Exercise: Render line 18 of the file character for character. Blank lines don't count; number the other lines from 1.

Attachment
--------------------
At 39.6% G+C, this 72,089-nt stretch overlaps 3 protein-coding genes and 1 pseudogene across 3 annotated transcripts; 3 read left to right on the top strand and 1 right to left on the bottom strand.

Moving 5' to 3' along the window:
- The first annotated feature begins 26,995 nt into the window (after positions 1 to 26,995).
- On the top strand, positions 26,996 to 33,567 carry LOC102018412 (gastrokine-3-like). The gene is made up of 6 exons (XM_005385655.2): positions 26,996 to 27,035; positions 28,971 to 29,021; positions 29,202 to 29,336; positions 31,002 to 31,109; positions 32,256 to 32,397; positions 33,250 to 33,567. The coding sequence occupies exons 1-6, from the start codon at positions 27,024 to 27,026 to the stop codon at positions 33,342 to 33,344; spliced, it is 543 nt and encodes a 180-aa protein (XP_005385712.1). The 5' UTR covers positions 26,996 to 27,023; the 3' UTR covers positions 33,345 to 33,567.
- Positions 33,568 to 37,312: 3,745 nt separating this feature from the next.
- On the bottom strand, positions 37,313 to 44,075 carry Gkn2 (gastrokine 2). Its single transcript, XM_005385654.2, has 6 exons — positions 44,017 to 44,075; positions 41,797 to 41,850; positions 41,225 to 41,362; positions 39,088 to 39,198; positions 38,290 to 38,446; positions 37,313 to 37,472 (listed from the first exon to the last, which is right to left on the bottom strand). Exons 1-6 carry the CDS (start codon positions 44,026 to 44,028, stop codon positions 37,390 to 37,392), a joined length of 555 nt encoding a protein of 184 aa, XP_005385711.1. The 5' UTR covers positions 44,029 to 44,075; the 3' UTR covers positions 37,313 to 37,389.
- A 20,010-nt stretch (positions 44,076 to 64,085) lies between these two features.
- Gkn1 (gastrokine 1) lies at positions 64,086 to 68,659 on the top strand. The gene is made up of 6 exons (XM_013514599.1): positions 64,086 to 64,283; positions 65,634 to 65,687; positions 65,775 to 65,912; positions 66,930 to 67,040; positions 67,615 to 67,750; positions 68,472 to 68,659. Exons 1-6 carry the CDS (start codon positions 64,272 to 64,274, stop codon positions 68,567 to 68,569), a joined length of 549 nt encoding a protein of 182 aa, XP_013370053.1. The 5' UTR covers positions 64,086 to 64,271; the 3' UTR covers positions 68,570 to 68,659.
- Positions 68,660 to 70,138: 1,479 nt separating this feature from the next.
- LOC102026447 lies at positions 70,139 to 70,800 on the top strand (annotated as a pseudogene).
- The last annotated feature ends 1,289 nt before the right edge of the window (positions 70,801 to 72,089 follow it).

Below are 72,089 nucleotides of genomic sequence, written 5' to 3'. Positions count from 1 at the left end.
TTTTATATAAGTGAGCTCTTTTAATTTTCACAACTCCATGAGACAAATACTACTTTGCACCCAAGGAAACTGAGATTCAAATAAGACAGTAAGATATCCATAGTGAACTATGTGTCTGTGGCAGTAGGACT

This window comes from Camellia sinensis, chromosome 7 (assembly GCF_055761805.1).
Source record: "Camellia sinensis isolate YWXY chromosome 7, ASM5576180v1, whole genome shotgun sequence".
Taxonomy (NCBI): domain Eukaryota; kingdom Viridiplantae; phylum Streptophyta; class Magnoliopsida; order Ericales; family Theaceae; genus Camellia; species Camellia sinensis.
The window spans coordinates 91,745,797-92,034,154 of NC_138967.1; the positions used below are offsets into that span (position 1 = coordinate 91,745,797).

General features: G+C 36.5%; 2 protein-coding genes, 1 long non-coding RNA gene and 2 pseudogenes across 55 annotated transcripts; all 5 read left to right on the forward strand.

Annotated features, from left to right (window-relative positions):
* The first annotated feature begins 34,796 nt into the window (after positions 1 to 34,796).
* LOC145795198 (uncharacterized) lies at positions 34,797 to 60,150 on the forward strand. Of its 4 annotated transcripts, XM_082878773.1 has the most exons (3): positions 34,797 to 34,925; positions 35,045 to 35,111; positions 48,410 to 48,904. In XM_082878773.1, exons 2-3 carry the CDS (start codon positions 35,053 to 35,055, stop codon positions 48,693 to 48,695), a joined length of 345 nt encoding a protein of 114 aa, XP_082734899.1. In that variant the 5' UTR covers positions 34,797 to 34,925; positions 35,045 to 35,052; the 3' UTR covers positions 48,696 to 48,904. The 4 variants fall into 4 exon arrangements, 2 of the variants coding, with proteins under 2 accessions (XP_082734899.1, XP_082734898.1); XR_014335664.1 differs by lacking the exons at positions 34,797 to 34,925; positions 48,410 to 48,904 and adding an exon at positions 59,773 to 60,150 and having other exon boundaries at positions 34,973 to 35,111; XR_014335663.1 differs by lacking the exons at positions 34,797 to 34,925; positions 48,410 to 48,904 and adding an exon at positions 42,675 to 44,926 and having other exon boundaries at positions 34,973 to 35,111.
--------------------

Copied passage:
General features: G+C 36.5%; 2 protein-coding genes, 1 long non-coding RNA gene and 2 pseudogenes across 55 annotated transcripts; all 5 read left to right on the forward strand.